The Economist looks back to a momentous week in Indian politics which culminated in Dr Manomohan Singh beocming Prime Minister:
In 1991, when Congress last took office, it was in an almost identical position to the one it finds itself in now: short of a majority, and forced to depend on the support of Communists from outside its coalition. Then, as now, Mr Singh was the chief reformer, though the party was led by P.V. Narasimha Rao, a septuagenarian poet with, at the time, no known enthusiasm or aptitude for reform. All the same, the Rao/Singh government lasted five years, during which it smashed the licence raj that had smothered the economy in regulations and condemned it to the sluggish Hindu rate of growth, a term now happily consigned to history. That government started to privatise, opened India to foreign investment and began to deregulate the country’s appalling infrastructure. Over the past six years, the ruling Bharatiya Janata Party (BJP) merely continued Congress’s work, with plenty of backtracking along the way. By the time of this latest election, the BJP’s privatisation programme was restricted to selling off minority stakes in profitable businesses to eager buyers.
The real problem is that the Communists have chosen to remain outside a new government. Joining would have entitled them to cabinet representation and provided a chance to put some of the good ideas they have followed at state levelon local democracy, health care and literacyinto practice throughout India. The policies of these parties need not clash with reform. The proceeds of rapid privatisation could, for example, be invested in the sort of grass-roots human development that has worked so well in Kerala, where the Communists are strong. That would appeal to both sides of the coalition, and to foreign investors as well. Sadly, the Communists put local interests first (they are rivals to Congress in two key states), and so chose to stay out. But with luck, the result could be the same: bolder deregulation, combined with more attention to the 700m Indians who live in rural areas, far from call centres and cappuccino bars. This is precisely Mr Singh’s philosophy: that government should remove itself from all of the things it does not do well, which means pretty much anything to do with business, and concentrate its efforts on areas where markets alone do not provide the answers.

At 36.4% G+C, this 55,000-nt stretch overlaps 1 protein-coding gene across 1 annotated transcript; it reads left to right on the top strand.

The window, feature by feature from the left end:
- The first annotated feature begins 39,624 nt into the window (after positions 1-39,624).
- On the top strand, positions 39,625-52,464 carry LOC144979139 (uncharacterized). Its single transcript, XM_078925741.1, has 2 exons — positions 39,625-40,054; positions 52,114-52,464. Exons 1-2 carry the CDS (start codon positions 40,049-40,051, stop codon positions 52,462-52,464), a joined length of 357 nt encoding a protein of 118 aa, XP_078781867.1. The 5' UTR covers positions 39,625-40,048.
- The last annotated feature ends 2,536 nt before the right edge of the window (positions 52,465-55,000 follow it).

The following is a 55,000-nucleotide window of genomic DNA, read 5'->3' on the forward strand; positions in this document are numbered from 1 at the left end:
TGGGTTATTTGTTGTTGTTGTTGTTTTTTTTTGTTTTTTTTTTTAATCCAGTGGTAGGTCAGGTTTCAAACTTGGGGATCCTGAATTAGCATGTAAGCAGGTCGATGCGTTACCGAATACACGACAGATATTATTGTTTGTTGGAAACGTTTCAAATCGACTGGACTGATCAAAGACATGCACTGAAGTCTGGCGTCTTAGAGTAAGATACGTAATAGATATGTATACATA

Whereas the BJP were always reluctant reformers, Mr Singh is the genuine article, a man who understands better than any other leading Indian politician the scope of what still needs to be done. This needs to include plenty more privatisation, tackling taboos such as the oil companies, the national airline and the banks. The essential but delicate task of chipping away at India’s mountain of inefficient subsidieswhich would allow vast sums to be spent instead on improving India’s physical and human infrastructurehas not even been started. Most pressing of all is the country’s fiscal mess: its deficit runs at 10% of GDP and absorbs far too much of its budget. But reducing this will be tough: neither widening the tax base nor cutting spending looks easy, especially with the Communists to convince. Still, Mr Singh has performed miracles before. When he took over as finance minister in 1991, India’s foreign exchange reserves had sunk to $1.2 billion, or three weeks of imports. When he left office in 1996, they stood at $18 billion, and the economy had grown by an average of 5.6% during those years, far better than before.